WWF conducts stakeholder engagements and workshops to help companies identify suspicious shipments/products and deter illegal wildlife trade on their platforms.

ENFORCEMENT

Supporting enforcement, policy and capacity building together with the Singapore government and partners.
Together with partners, WWF provides support for enforcement efforts to intercept wildlife trade in and through Singapore.

PUBLIC ENGAGEMENT

Working with our volunteers in Singapore to collect data and identify illegal wildlife products on online marketplaces.
WWF recruits the public to the Cyber Spotters programme where training is given to identify and report prohibited wildlife products. The listings will be reviewed and actioned on by WWF and members of the Coalition to End Wildlife Trafficking Online.

Illegal wildlife trade is a major threat to public health and biodiversity.

Wildlife trafficking is shown by the World Health Organization (WHO) to be linked to the spread of diseases from wildlife to humans.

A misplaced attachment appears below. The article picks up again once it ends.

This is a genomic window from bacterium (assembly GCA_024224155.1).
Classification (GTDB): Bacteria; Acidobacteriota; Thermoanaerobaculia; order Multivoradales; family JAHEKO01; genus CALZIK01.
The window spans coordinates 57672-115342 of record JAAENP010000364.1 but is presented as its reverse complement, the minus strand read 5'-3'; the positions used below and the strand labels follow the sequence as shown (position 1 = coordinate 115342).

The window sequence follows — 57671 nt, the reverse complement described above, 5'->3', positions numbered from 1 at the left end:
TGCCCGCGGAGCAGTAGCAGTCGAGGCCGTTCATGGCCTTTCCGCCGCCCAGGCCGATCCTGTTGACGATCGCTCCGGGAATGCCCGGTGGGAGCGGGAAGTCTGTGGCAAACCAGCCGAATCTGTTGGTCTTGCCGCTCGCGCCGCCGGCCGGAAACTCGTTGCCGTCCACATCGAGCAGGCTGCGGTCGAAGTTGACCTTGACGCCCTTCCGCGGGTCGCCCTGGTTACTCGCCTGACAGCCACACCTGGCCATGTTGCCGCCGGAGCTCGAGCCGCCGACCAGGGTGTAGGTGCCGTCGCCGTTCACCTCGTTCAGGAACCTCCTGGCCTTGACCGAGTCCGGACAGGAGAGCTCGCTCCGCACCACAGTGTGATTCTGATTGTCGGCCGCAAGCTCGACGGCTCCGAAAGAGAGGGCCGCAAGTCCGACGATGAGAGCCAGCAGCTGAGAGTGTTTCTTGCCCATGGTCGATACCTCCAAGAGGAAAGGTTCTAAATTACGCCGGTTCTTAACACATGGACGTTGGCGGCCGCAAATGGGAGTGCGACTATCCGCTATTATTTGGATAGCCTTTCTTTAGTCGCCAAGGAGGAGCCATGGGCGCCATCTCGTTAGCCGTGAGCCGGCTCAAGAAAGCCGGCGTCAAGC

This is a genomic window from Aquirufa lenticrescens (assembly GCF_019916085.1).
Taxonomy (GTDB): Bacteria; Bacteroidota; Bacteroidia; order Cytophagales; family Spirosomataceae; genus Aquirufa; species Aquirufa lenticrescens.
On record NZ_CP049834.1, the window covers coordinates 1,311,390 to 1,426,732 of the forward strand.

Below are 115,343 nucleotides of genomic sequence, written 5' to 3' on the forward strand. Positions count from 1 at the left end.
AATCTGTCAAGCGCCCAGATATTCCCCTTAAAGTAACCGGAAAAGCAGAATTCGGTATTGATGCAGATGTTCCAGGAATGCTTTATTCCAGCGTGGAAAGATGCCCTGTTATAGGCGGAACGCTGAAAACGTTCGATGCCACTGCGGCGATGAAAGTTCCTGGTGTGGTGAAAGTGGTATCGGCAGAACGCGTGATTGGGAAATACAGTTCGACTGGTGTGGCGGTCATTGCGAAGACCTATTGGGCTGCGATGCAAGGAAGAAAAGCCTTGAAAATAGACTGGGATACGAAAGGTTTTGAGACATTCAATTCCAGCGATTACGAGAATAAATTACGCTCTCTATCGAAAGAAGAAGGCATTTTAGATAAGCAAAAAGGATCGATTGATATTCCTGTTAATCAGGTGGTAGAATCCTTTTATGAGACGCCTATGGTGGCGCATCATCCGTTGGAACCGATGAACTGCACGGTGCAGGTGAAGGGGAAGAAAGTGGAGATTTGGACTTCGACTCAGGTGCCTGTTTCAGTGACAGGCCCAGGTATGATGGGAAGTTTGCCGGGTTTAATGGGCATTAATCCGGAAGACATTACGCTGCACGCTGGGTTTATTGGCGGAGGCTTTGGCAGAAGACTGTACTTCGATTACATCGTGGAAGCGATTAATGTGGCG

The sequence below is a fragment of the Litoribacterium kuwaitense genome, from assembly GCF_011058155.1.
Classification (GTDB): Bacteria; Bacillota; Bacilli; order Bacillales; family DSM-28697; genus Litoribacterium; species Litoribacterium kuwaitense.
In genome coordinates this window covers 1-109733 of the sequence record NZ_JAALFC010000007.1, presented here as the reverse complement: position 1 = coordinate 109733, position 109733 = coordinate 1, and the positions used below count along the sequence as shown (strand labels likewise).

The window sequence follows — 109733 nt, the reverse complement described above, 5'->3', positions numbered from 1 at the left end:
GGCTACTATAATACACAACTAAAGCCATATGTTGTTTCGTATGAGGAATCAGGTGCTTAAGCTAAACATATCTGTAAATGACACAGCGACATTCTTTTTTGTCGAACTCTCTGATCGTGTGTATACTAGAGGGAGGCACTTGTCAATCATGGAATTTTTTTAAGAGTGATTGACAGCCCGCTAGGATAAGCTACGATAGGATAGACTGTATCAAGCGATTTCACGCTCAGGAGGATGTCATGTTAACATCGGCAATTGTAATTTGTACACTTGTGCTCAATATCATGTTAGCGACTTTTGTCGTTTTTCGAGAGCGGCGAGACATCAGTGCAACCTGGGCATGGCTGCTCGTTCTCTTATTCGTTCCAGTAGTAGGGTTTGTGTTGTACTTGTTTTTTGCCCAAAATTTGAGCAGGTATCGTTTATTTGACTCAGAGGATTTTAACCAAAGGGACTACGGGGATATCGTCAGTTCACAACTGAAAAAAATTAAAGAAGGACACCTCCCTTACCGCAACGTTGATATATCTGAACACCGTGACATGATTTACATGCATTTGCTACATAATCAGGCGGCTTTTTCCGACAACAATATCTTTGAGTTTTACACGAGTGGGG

Donate or volunteer online to help us stop this trade.

Besides elephants, are also victims of wildlife trafficking

Do you know what other animals are victims of illegal wildlife trafficking? Take a short quiz to see how good you are at distinguishing illegal wildlife products!

How well can you spot illegal wildlife products?


How well can you spot illegal wildlife products?

Question 1 of 6.

One among these images is an illegal wildlife trade product. Can you spot the one?

This necklace is made of elephant ivory!

Almost 20,000 African elephants are killed each year for their ivory—that's an average of 55 a day!